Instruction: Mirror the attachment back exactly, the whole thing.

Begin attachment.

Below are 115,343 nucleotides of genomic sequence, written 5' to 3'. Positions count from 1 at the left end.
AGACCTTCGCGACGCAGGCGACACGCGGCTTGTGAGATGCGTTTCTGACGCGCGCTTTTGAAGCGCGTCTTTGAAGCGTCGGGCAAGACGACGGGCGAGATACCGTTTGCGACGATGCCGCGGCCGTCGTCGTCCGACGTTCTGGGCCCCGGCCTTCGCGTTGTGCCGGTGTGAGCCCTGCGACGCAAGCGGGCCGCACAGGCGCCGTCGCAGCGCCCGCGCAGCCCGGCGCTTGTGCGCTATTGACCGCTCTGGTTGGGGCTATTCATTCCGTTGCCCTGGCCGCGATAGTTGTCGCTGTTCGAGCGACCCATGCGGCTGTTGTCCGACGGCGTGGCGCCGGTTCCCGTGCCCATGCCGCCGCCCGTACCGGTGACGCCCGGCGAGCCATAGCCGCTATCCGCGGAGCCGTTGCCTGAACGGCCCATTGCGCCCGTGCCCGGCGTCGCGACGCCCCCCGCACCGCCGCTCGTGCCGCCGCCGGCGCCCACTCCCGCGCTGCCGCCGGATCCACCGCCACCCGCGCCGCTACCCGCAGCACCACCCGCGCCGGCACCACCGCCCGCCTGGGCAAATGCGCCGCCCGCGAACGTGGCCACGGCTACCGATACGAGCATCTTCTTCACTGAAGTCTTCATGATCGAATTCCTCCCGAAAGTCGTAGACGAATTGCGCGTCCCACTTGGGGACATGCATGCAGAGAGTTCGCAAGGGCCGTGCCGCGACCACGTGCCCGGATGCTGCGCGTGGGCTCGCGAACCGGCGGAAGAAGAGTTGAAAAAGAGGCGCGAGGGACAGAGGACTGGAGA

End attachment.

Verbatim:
Below are 115,343 nucleotides of genomic sequence, written 5' to 3'. Positions count from 1 at the left end.
AGACCTTCGCGACGCAGGCGACACGCGGCTTGTGAGATGCGTTTCTGACGCGCGCTTTTGAAGCGCGTCTTTGAAGCGTCGGGCAAGACGACGGGCGAGATACCGTTTGCGACGATGCCGCGGCCGTCGTCGTCCGACGTTCTGGGCCCCGGCCTTCGCGTTGTGCCGGTGTGAGCCCTGCGACGCAAGCGGGCCGCACAGGCGCCGTCGCAGCGCCCGCGCAGCCCGGCGCTTGTGCGCTATTGACCGCTCTGGTTGGGGCTATTCATTCCGTTGCCCTGGCCGCGATAGTTGTCGCTGTTCGAGCGACCCATGCGGCTGTTGTCCGACGGCGTGGCGCCGGTTCCCGTGCCCATGCCGCCGCCCGTACCGGTGACGCCCGGCGAGCCATAGCCGCTATCCGCGGAGCCGTTGCCTGAACGGCCCATTGCGCCCGTGCCCGGCGTCGCGACGCCCCCCGCACCGCCGCTCGTGCCGCCGCCGGCGCCCACTCCCGCGCTGCCGCCGGATCCACCGCCACCCGCGCCGCTACCCGCAGCACCACCCGCGCCGGCACCACCGCCCGCCTGGGCAAATGCGCCGCCCGCGAACGTGGCCACGGCTACCGATACGAGCATCTTCTTCACTGAAGTCTTCATGATCGAATTCCTCCCGAAAGTCGTAGACGAATTGCGCGTCCCACTTGGGGACATGCATGCAGAGAGTTCGCAAGGGCCGTGCCGCGACCACGTGCCCGGATGCTGCGCGTGGGCTCGCGAACCGGCGGAAGAAGAGTTGAAAAAGAGGCGCGAGGGACAGAGGACTGGAGA